Book Image

Demystifying Cryptography with OpenSSL 3.0

By : Alexei Khlebnikov
Book Image

Demystifying Cryptography with OpenSSL 3.0

By: Alexei Khlebnikov

Overview of this book

Security and networking are essential features of software today. The modern internet is full of worms, Trojan horses, men-in-the-middle, and other threats. This is why maintaining security is more important than ever. OpenSSL is one of the most widely used and essential open source projects on the internet for this purpose. If you are a software developer, system administrator, network security engineer, or DevOps specialist, you’ve probably stumbled upon this toolset in the past – but how do you make the most out of it? With the help of this book, you will learn the most important features of OpenSSL, and gain insight into its full potential. This book contains step-by-step explanations of essential cryptography and network security concepts, as well as practical examples illustrating the usage of those concepts. You’ll start by learning the basics, such as how to perform symmetric encryption and calculate message digests. Next, you will discover more about cryptography: MAC and HMAC, public and private keys, and digital signatures. As you progress, you will explore best practices for using X.509 certificates, public key infrastructure, and TLS connections. By the end of this book, you’ll be able to use the most popular features of OpenSSL, allowing you to implement cryptography and TLS in your applications and network infrastructure.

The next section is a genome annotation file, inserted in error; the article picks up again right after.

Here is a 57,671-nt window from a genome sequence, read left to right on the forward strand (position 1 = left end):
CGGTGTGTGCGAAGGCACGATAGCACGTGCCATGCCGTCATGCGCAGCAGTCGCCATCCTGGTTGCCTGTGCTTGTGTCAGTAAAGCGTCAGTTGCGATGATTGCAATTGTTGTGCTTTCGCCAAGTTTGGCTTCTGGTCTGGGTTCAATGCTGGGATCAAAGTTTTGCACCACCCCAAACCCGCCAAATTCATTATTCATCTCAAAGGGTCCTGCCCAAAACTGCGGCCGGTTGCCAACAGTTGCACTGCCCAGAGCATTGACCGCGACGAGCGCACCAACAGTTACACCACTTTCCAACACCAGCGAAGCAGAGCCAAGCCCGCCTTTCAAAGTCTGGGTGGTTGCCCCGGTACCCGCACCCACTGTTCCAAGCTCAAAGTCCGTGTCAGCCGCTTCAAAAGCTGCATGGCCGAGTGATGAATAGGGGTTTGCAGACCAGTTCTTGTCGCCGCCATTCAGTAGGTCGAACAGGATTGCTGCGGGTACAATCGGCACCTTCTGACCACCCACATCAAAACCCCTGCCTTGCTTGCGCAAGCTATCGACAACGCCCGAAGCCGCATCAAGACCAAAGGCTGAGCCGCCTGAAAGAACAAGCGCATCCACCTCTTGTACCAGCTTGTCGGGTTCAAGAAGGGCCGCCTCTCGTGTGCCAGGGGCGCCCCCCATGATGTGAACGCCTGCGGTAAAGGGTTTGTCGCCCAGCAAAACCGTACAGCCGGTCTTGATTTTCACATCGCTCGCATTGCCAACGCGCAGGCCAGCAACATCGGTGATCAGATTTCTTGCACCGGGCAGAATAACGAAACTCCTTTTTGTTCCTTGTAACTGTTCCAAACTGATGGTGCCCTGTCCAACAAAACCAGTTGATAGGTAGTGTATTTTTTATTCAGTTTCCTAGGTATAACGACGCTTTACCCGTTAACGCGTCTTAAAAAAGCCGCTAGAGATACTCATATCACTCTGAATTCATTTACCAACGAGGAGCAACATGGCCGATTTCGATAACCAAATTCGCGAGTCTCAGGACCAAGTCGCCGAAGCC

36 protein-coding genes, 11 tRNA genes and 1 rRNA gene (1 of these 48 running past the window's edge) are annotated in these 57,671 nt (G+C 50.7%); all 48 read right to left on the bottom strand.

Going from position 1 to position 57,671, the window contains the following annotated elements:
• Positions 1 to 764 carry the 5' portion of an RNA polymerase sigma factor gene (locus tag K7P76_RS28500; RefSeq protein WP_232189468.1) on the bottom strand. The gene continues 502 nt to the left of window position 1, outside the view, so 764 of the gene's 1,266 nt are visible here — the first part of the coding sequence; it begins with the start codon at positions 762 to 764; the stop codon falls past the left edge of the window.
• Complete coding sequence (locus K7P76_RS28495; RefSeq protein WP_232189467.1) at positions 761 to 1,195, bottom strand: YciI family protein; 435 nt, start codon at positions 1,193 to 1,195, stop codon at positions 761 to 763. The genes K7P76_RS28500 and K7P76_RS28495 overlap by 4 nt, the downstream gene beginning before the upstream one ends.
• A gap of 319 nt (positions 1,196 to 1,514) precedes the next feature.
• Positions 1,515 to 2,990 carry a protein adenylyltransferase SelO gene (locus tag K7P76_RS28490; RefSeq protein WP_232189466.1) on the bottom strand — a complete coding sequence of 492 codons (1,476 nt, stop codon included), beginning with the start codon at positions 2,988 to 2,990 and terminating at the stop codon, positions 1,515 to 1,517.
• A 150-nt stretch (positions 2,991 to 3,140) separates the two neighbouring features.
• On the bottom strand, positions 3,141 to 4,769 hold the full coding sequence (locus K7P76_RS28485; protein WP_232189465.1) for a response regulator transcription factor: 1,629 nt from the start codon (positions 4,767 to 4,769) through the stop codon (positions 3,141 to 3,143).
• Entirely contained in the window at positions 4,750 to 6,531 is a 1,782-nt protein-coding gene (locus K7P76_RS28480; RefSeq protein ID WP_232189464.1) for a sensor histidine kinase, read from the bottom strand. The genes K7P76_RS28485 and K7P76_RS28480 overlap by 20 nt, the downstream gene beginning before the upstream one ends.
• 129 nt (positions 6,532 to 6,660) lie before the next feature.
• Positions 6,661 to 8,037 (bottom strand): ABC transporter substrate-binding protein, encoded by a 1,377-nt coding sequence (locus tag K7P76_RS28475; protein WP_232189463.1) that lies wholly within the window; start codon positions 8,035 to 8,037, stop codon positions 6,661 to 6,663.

Table of Contents (20 chapters)
1
Part 1: Introduction
3
Part 2: Symmetric Cryptography
8
Part 3: Asymmetric Cryptography and Certificates
12
Part 4: TLS Connections and Secure Communication
16
Part 5: Running a Mini-CA

What is a key derivation function?

A Key Derivation Function (KDF) is a function that derives a secret key of the desired bit length from some other secret material, such as a password, a passphrase, another shared secret, or a combination of asymmetric private and public keys. That other secret material is also called Input Key Material (IKM), while the secret key produced is also called Output Key Material (OKM). IKM and OKM often have different lengths. A KDF typically uses a cryptographic hash function or block cipher operations under the hood.

A Password-Based Key Derivation Function (PBKDF) is a KDF designed to produce secret keys from low-entropy IKMs, such as passwords. Those secret keys can be used as symmetric encryption keys. Another popular application of PBKDFs is password hashing. PBKDFs provide more brute-force-resistant password hashing than cryptographic hash functions alone.

Some key derivation functions are used for key exchange in secure network protocols...